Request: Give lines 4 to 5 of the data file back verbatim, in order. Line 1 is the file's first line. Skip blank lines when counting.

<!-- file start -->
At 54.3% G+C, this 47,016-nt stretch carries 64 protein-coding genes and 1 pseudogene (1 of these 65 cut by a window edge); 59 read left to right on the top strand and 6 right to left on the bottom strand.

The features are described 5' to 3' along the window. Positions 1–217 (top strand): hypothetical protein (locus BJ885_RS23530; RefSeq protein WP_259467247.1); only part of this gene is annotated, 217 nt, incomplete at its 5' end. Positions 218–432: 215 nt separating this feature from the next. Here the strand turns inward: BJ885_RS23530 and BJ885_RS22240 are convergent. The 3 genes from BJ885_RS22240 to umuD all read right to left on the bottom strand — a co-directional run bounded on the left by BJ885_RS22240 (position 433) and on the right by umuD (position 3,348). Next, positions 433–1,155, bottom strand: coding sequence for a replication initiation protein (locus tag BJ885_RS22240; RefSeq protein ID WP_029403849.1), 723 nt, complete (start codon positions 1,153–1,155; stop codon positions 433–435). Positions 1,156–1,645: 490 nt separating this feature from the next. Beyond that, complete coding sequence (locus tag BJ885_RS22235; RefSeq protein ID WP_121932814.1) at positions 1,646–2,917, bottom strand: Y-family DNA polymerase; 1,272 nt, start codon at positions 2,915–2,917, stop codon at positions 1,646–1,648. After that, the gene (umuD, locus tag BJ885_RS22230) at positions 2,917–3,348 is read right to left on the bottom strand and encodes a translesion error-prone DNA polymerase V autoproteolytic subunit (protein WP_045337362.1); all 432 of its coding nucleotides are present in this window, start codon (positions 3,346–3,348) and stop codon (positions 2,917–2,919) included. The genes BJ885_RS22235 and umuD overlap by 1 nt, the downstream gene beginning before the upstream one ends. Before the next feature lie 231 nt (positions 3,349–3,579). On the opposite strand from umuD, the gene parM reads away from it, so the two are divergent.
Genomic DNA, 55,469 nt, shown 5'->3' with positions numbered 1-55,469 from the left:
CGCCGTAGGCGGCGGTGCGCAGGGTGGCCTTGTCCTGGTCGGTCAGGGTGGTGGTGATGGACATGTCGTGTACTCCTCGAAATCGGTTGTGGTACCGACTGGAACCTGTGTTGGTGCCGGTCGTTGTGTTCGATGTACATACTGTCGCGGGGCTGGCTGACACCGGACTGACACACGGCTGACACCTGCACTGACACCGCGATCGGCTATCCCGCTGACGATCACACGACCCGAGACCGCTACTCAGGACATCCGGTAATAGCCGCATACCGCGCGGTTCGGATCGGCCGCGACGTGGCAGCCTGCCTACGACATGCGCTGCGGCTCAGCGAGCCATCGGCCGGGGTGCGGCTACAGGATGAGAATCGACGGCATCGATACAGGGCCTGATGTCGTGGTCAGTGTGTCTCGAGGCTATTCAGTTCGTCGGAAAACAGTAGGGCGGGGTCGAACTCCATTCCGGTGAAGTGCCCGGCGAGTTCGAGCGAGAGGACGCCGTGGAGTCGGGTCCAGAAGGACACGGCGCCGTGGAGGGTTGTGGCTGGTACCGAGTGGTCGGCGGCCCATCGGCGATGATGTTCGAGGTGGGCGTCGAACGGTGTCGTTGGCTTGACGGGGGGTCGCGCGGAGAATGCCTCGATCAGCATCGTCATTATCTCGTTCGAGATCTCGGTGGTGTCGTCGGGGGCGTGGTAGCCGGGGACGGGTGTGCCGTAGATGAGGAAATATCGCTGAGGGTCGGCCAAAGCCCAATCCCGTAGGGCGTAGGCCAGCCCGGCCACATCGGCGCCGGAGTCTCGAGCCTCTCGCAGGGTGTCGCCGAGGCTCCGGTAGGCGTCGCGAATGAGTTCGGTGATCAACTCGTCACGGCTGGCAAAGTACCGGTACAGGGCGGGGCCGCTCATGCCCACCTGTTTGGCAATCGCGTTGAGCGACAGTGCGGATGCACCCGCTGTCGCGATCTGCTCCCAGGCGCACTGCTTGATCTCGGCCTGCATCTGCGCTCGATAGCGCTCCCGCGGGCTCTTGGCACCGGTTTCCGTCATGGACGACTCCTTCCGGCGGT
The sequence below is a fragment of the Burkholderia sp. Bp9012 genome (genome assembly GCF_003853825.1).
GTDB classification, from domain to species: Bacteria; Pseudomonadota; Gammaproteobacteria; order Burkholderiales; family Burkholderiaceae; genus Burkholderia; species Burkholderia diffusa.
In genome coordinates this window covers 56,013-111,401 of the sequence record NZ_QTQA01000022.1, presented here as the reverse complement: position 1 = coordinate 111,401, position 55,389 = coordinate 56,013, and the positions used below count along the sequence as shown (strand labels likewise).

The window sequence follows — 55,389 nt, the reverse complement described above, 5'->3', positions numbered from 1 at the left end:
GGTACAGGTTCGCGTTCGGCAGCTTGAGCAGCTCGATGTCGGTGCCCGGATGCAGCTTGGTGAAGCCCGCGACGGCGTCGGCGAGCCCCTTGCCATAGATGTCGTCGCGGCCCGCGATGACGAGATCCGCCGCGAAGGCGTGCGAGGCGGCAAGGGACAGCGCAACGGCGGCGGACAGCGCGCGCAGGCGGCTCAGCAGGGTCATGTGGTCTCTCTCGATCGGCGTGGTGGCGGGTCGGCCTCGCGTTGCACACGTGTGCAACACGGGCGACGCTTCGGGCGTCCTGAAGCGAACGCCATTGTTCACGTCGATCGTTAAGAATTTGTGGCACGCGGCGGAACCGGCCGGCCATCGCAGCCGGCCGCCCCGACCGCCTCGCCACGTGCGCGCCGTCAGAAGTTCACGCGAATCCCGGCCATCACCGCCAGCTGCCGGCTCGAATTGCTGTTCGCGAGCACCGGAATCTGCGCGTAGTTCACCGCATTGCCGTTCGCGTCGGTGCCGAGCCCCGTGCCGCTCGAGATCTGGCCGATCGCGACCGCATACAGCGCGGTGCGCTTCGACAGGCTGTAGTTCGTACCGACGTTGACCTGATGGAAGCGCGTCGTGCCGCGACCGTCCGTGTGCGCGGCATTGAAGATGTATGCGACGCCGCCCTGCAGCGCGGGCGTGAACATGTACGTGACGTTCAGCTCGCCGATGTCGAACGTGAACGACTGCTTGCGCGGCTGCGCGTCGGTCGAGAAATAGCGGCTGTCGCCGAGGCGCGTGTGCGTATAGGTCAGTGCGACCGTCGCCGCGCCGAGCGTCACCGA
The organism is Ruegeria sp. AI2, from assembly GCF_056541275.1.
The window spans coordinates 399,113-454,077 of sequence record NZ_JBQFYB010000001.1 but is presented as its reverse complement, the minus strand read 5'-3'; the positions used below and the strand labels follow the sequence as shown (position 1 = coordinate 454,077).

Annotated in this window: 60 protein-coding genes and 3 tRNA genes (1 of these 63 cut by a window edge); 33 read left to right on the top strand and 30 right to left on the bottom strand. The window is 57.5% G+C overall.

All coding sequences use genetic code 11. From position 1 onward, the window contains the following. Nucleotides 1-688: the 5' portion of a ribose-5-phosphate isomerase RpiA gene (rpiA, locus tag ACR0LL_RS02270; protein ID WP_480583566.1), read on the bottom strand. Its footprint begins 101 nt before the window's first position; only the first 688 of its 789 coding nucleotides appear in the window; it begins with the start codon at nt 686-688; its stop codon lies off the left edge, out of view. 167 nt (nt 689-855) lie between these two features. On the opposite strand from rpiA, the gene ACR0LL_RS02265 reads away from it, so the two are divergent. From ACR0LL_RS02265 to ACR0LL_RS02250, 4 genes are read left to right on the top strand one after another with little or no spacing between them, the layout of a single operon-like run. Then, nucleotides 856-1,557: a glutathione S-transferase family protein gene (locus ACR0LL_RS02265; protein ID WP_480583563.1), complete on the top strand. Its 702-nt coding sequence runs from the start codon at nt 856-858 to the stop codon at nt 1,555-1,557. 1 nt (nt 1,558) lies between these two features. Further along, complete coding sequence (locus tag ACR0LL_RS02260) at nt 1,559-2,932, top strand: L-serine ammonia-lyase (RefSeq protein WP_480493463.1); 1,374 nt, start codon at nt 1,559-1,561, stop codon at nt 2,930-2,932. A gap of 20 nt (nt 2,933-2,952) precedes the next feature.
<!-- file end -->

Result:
CGCCGTAGGCGGCGGTGCGCAGGGTGGCCTTGTCCTGGTCGGTCAGGGTGGTGGTGATGGACATGTCGTGTACTCCTCGAAATCGGTTGTGGTACCGACTGGAACCTGTGTTGGTGCCGGTCGTTGTGTTCGATGTACATACTGTCGCGGGGCTGGCTGACACCGGACTGACACACGGCTGACACCTGCACTGACACCGCGATCGGCTATCCCGCTGACGATCACACGACCCGAGACCGCTACTCAGGACATCCGGTAATAGCCGCATACCGCGCGGTTCGGATCGGCCGCGACGTGGCAGCCTGCCTACGACATGCGCTGCGGCTCAGCGAGCCATCGGCCGGGGTGCGGCTACAGGATGAGAATCGACGGCATCGATACAGGGCCTGATGTCGTGGTCAGTGTGTCTCGAGGCTATTCAGTTCGTCGGAAAACAGTAGGGCGGGGTCGAACTCCATTCCGGTGAAGTGCCCGGCGAGTTCGAGCGAGAGGACGCCGTGGAGTCGGGTCCAGAAGGACACGGCGCCGTGGAGGGTTGTGGCTGGTACCGAGTGGTCGGCGGCCCATCGGCGATGATGTTCGAGGTGGGCGTCGAACGGTGTCGTTGGCTTGACGGGGGGTCGCGCGGAGAATGCCTCGATCAGCATCGTCATTATCTCGTTCGAGATCTCGGTGGTGTCGTCGGGGGCGTGGTAGCCGGGGACGGGTGTGCCGTAGATGAGGAAATATCGCTGAGGGTCGGCCAAAGCCCAATCCCGTAGGGCGTAGGCCAGCCCGGCCACATCGGCGCCGGAGTCTCGAGCCTCTCGCAGGGTGTCGCCGAGGCTCCGGTAGGCGTCGCGAATGAGTTCGGTGATCAACTCGTCACGGCTGGCAAAGTACCGGTACAGGGCGGGGCCGCTCATGCCCACCTGTTTGGCAATCGCGTTGAGCGACAGTGCGGATGCACCCGCTGTCGCGATCTGCTCCCAGGCGCACTGCTTGATCTCGGCCTGCATCTGCGCTCGATAGCGCTCCCGCGGGCTCTTGGCACCGGTTTCCGTCATGGACGACTCCTTCCGGCGGT
The sequence below is a fragment of the Burkholderia sp. Bp9012 genome (genome assembly GCF_003853825.1).